Also, given my own proclivities and those of my plot staff so far, I think it is safe to say that VM will be an RP-rich environment. Like, REALLY safe to say.

        Focus will not be something you can buy up, and Vitality can only be bought up a little bit, and there are no other attributes… I’m trying to avoid having any giant CP sinks you need to pour into in order to be effective. (I’m also giving a bunch of base core skills for free with each Class, and you get a bunch of free headers at creation, for this very reason.) I am really excited about the wide variety of flavoriffic mini-headers and such I have for VM, and I really want PCs to feel like they have the freedom to put together unique concepts by picking up interesting combinations of headers and skills, so I’m working hard to try to avoid a situation where you need to dump tons of CP into a hole to get basic necessities and have nothing left over for fun stuff.

        That said, it remains to be seen whether I will succeed! Thus, I particularly value feedback from players who are RP-driven, since I think they tend to be less likely to be vocal about rules than people who look at them from a purely combat perspective. Thanks!

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      • Yeah, I was certainly imagining an RP-heavy game, just wondering about how that plays out in the mechanics.

        One of the things I really like about the “standard” Accelerant attribute system (whether Body/Mind/Heart, Air/Earth or whatever) is there’s a way it effectively rewards RP-heavy players. That is: the fighters wind up needing to pump a lot of their CP into attributes in order to be effective. By *not* spending on attributes, you suddenly get a ton of CP to pour into non-combat skills by default. So my Shadows of Amun character was able to branch out into a whole lot of different non-combat things because he never bought any attributes until the penultimate event. (Well, except Sanity, because he was a seeker of forbidden knowledge in a Lovecraftian game. But that’s another story.) When attributes are not something that can be bought by the fighters, RP-heavy players no longer have that relative bonus. Which I suppose you could look at as just levelling out the playing field for the fighters, but I think the fighters themselves would like to be able to pay for the attributes to do more fighty stuff. Or maybe buying multiple uses of Per Battle skills serves that purpose for them? I guess that’s the part I don’t know because I haven’t played a Per Battle game – how common is it that fighters buy up multiple uses of a skill the way they would buy up attributes at a normal game?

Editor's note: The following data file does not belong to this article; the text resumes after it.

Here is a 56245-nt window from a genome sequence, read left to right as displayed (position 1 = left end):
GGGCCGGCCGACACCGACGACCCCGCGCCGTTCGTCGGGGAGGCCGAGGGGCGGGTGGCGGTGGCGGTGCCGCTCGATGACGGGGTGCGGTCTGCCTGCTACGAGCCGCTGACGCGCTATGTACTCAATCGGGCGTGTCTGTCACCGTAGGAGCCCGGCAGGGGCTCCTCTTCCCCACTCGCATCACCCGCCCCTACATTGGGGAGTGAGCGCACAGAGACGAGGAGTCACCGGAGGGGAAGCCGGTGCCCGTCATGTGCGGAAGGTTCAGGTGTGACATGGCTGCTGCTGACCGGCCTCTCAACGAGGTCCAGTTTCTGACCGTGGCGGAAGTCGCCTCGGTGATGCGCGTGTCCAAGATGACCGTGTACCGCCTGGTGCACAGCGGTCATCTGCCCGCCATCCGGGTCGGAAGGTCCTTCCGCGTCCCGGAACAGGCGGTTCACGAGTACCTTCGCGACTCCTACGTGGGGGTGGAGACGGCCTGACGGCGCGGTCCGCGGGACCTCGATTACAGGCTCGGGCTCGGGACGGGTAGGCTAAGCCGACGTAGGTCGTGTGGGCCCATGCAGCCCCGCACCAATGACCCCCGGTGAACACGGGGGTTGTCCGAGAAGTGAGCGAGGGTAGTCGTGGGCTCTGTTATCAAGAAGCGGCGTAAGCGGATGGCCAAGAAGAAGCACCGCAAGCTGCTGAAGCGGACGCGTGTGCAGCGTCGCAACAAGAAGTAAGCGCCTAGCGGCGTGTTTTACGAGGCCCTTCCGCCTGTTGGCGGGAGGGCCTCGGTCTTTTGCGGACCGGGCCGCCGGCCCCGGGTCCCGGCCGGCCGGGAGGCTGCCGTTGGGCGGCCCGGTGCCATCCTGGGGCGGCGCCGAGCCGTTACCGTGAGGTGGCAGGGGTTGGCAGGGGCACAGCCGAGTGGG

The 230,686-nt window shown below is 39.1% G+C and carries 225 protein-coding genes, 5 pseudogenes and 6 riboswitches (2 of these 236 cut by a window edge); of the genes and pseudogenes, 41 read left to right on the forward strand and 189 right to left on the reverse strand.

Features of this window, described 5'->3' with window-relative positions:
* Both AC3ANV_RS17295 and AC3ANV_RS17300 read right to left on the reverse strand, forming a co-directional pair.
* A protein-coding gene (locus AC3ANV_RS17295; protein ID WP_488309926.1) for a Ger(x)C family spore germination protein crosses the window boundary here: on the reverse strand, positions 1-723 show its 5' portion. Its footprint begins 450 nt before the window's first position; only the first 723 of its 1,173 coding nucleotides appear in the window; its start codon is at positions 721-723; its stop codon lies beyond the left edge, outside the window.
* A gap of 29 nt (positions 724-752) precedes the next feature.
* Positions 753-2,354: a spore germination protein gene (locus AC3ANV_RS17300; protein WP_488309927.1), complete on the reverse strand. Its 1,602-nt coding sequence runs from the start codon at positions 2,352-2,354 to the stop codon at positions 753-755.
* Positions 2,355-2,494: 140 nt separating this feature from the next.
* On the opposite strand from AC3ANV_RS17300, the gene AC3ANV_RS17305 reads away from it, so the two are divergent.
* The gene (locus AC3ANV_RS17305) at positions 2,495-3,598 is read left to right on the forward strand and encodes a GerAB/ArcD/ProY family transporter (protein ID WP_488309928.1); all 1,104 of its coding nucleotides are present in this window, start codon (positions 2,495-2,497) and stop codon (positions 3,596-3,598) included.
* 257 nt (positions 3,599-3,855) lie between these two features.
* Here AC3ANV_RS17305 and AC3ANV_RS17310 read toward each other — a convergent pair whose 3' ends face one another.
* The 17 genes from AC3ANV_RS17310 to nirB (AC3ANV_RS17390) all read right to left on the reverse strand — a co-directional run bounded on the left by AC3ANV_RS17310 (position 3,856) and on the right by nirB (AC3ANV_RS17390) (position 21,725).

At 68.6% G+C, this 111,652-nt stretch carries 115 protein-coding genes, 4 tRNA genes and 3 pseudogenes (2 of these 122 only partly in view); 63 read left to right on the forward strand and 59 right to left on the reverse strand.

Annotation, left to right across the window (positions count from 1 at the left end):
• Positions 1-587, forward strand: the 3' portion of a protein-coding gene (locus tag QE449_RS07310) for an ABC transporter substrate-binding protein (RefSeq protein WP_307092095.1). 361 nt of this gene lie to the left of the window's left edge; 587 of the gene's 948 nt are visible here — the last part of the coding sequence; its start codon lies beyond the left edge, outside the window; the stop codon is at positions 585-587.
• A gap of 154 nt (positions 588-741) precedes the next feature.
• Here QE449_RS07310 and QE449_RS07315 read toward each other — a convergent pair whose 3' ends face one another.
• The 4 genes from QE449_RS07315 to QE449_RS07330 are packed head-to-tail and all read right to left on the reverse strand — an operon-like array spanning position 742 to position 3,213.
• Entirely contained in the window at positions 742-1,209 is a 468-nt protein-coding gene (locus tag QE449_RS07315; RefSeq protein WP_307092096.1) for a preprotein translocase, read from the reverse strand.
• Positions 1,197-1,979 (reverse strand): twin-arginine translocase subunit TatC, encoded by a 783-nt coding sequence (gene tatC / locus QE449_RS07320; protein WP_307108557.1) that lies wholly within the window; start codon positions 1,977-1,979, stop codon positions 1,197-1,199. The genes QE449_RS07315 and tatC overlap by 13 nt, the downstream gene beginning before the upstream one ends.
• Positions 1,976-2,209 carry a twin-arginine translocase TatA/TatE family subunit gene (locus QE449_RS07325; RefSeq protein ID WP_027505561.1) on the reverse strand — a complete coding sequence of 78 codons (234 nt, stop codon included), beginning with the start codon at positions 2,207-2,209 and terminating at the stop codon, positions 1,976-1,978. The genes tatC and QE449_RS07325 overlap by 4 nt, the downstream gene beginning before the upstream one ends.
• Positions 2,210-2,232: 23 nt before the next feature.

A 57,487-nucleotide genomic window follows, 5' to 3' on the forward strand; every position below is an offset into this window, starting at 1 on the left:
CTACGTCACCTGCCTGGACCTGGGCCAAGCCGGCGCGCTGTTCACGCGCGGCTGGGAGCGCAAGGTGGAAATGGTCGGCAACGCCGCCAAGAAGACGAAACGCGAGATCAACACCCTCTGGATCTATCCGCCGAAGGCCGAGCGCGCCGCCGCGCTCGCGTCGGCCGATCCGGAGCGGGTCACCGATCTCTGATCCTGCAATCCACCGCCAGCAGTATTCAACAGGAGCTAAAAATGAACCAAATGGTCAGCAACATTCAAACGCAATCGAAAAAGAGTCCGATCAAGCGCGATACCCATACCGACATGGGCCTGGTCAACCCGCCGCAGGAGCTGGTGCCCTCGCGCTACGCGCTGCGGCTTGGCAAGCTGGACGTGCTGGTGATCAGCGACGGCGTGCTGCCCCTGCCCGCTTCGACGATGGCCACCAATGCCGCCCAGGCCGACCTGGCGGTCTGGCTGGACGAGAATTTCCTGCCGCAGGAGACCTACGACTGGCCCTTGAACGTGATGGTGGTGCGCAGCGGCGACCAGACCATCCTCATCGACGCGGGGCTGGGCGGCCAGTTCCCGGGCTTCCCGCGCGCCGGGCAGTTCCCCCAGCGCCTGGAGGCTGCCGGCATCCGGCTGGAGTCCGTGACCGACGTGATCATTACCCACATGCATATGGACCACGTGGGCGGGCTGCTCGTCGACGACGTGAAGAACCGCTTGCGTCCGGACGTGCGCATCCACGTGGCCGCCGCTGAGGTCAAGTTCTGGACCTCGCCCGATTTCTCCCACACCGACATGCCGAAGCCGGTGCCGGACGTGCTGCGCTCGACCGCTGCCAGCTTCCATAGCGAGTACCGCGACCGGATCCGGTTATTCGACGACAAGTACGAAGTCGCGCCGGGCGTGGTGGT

Incidentally, I would highly recommend looking at the Shadows rulebook for ideas if you haven’t already. I thought they did an exquisite job of providing a wide variety of cool non-combat skills – to the point that many characters began the game with no combat skills at all, not even healing, because there was so much else for them to do.

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  7. People who prefer to be combat focused will have plenty of combat skills to buy as well (including things like multiple uses of per battle or per event skills, yes). The VM system will encourage people to buy both combat and RP skills, since you’ll get free headers in both arenas, and I’m a big proponent of not having to sacrifice RP for combat effectiveness or vice versa… I think it’s great to be equally invested in both. It’s certainly my hope that everyone who plays a fighty character in VM will also want to roleplay, because, uh, if not, they may not be playing the right game.